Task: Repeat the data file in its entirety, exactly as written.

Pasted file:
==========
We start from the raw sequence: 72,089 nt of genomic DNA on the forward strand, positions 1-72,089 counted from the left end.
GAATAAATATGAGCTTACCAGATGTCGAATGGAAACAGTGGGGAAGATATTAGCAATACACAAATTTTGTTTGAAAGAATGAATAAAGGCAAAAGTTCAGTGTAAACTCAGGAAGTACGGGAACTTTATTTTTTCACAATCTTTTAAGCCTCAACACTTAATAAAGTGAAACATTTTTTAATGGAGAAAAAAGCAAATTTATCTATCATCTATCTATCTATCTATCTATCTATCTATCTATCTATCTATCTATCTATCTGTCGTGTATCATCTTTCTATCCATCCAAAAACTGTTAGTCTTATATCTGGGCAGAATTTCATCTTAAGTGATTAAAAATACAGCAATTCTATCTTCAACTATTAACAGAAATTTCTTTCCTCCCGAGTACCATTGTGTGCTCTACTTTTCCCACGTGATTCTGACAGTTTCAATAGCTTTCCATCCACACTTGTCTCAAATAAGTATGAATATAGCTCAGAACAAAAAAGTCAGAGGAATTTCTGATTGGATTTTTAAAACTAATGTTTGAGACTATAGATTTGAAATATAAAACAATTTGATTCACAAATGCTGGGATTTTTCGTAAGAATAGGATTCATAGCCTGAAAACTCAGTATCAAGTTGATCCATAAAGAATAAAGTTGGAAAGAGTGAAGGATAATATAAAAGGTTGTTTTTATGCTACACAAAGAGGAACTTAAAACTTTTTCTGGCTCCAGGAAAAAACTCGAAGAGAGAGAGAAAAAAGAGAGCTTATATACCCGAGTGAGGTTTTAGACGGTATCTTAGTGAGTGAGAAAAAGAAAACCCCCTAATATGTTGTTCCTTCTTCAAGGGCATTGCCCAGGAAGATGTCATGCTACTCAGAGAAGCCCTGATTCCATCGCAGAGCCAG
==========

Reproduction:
We start from the raw sequence: 72,089 nt of genomic DNA on the forward strand, positions 1-72,089 counted from the left end.
GAATAAATATGAGCTTACCAGATGTCGAATGGAAACAGTGGGGAAGATATTAGCAATACACAAATTTTGTTTGAAAGAATGAATAAAGGCAAAAGTTCAGTGTAAACTCAGGAAGTACGGGAACTTTATTTTTTCACAATCTTTTAAGCCTCAACACTTAATAAAGTGAAACATTTTTTAATGGAGAAAAAAGCAAATTTATCTATCATCTATCTATCTATCTATCTATCTATCTATCTATCTATCTATCTATCTATCTGTCGTGTATCATCTTTCTATCCATCCAAAAACTGTTAGTCTTATATCTGGGCAGAATTTCATCTTAAGTGATTAAAAATACAGCAATTCTATCTTCAACTATTAACAGAAATTTCTTTCCTCCCGAGTACCATTGTGTGCTCTACTTTTCCCACGTGATTCTGACAGTTTCAATAGCTTTCCATCCACACTTGTCTCAAATAAGTATGAATATAGCTCAGAACAAAAAAGTCAGAGGAATTTCTGATTGGATTTTTAAAACTAATGTTTGAGACTATAGATTTGAAATATAAAACAATTTGATTCACAAATGCTGGGATTTTTCGTAAGAATAGGATTCATAGCCTGAAAACTCAGTATCAAGTTGATCCATAAAGAATAAAGTTGGAAAGAGTGAAGGATAATATAAAAGGTTGTTTTTATGCTACACAAAGAGGAACTTAAAACTTTTTCTGGCTCCAGGAAAAAACTCGAAGAGAGAGAGAAAAAAGAGAGCTTATATACCCGAGTGAGGTTTTAGACGGTATCTTAGTGAGTGAGAAAAAGAAAACCCCCTAATATGTTGTTCCTTCTTCAAGGGCATTGCCCAGGAAGATGTCATGCTACTCAGAGAAGCCCTGATTCCATCGCAGAGCCAG